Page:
Thursday, December 24, 2015


It was a cold and foggy day, the Yuletide in Midlands. Old Man Winter saw to it that no one was cheated despite the warm weather. It was a bad day for a country ride, and Greyhead mentioned in passing that he will give semi-private lessons to anyone, who bothered to show up at the fencing school. Everyone appeared at the first lesson, as if on cue. There were regular men at arms, who brought their buddies along to marvel at the legendary man. There were acquaintances from the Baron's Court, who dropped coin for a private lesson or two to refine their technique. A few uncouth princelings thronged with little sibs and followers, from Sele Baar and Sele Klawu mostly, actually Grey's favorite student or two among them.

Grey looked at the scene with some astonishment and barely concealed satisfaction, and ordered that the barn doors be thrown wide open, for people to take shelter from the rain. He also ordered his senior students to erect the tent roof nearby, so that everyone can shelter from the rain. Xadas led everyone in warm up exercise and someone brought a wagon load of firewood and started a bonfire to chase away the chill and the fog. Grey conferred with the senior students, and then started instructing each person individually, student or not, so long as they warmed up and wanted to learn. They could wait their turn inside the barn or under the awning, but Grey stayed out in  the fog and the drizzle, partly obscured by the fog from the onlookers. Maquisapa was off on the edge of the property, giving lessons in hunting and stealth technique.

To stay on the feet wearing weighed down training armor and swinging the heavy leaden training blade in the rain was more taxing, than Grey thought, but he managed to stay with it to his own great satisfaction. The day went quicker than he thought until the last student visitor gave him the best wishes and rode off into the evening. Satisfied, Grey walked slowly to his cottage, where the girls have spent the day preparing the holiday feast. His friends were waiting for him with a warm cup of mulled wine and he sat down and sipped it slowly,. before going upstairs to take off his armor and for a dry change of clothes. Xadas supervised the senior students as they took down the awning, and cleaned up after the day, and then joined the others in Grey's cottage.

Merry Christmas, everyone!

Wednesday, December 9, 2015


An English Prof once told me - everyone falls in love with a particular critic, when they study literature, and I fell in love with M.M. Bakhtin. Bakhtin is an obscure academic, a contemporary of JRR Tolkien, but from the heart of Mordor. He was one of those eccentrics, who produced weird ideas in total obscurity; his field of knowledge was language and literature, philology, and his strange ideas turned out to have real power in our mundane world. Unlike Tolkien, who studied dead languages, Bakhtin studied the living language, or Speech. Specifically, he believed that there is a constant struggle between the narrative of those in power, and those who struggle against them. The High Speech versus Vulgar Speech, that is marginalized by those in power. His study of literature centered primarily on Satire, which in Europe tends to have bitter political roots. Had he lived in the land of Elves, he may have been totally ignored, but in the Stalinist Russia, powers that be deemed that his work is gibberish, but that he is ideologically not trustworthy, so they gave him a small prison sentence, and the exiled him to the middle of nowhere, where he taught literature for the next thirty or so years, his work not really banned, rather unrecognized in his own country.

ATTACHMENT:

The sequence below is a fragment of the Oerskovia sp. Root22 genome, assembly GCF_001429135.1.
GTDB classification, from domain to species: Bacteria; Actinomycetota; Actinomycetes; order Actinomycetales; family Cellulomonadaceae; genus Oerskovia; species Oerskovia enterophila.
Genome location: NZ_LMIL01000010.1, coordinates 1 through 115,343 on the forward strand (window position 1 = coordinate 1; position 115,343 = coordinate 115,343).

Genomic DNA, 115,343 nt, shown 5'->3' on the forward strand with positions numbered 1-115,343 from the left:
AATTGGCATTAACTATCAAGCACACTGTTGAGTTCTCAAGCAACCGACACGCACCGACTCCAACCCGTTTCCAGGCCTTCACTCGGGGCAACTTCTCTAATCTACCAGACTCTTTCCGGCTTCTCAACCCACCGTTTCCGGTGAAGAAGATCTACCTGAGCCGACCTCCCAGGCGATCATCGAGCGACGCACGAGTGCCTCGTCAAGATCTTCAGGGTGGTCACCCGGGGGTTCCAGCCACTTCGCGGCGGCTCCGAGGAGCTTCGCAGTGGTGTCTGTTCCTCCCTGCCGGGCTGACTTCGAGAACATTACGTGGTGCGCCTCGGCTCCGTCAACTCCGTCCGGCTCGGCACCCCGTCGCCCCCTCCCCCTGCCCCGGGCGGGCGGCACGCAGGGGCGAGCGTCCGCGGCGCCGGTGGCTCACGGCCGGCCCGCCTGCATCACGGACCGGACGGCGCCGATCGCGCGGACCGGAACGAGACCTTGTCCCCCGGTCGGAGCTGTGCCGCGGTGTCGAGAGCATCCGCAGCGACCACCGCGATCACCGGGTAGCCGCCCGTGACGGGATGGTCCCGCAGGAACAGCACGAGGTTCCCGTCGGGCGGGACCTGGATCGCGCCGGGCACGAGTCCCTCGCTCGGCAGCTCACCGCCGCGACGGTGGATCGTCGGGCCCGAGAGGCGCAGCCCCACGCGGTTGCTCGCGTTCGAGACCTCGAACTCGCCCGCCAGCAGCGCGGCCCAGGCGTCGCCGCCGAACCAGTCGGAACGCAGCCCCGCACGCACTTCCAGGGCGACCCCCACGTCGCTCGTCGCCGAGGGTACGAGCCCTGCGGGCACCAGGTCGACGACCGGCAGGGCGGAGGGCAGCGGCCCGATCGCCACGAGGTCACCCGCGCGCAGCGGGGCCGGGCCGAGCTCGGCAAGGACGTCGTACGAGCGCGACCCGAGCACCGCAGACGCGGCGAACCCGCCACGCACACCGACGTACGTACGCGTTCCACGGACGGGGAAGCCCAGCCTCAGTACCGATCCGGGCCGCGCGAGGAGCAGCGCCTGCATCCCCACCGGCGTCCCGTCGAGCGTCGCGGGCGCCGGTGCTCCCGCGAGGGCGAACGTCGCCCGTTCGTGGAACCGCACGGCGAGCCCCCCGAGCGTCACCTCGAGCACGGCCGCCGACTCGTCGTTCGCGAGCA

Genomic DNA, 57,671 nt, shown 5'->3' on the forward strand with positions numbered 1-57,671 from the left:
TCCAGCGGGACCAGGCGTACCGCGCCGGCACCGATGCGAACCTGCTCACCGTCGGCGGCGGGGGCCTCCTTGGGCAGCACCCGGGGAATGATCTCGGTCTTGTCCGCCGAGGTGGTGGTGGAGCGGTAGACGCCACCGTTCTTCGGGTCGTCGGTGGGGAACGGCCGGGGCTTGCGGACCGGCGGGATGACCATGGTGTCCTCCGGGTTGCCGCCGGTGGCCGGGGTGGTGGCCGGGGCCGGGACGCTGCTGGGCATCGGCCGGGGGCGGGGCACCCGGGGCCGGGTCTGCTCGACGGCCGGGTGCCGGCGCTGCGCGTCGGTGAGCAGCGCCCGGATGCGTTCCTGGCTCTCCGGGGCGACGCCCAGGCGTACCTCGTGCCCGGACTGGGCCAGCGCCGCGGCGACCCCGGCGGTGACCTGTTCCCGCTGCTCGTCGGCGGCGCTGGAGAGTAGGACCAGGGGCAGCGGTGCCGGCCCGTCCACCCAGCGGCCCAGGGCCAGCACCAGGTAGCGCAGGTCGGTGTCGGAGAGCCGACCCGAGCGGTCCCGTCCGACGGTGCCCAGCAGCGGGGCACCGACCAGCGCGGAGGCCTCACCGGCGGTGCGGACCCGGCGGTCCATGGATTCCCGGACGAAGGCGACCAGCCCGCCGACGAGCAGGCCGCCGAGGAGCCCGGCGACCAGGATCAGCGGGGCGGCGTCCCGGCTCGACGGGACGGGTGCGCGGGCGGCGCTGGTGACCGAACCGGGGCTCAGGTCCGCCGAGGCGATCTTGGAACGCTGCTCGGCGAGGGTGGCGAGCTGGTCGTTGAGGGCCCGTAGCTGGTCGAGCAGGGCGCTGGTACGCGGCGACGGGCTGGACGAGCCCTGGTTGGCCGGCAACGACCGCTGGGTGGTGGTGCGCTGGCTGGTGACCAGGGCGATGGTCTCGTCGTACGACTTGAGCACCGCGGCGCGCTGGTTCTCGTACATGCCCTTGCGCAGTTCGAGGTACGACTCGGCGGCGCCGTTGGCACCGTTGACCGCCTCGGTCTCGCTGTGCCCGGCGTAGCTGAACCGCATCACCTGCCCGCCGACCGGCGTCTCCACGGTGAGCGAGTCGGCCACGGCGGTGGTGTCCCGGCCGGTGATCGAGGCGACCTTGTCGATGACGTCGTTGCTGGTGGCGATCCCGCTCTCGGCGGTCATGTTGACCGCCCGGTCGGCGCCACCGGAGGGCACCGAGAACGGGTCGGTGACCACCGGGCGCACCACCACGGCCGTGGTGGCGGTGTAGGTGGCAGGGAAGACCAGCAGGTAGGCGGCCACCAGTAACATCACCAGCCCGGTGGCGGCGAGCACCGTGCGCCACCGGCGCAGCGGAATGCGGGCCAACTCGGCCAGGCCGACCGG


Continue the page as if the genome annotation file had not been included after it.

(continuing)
It so happened, that his students became influential in their own careers. Some were granted access to the West. Some took Bakhtin's unpublished work, translated it into French, and it was published in France to a wide acclaim. Bakhtin got further recognition in the US in the 1960's, because the Black Panther movement discovered his writing in France, translated them into English, and used it to either train their people or shape their political message. Twenty or so years later I discovered him in English. He founded theory of modern literature. Back then in the 1950's he defined modern literature and fleshed out how it would differ from the classics. On my level, I was learning writing, and I was looking for ways to a more accurate, more realistic storytelling, and Bakhtin was IT.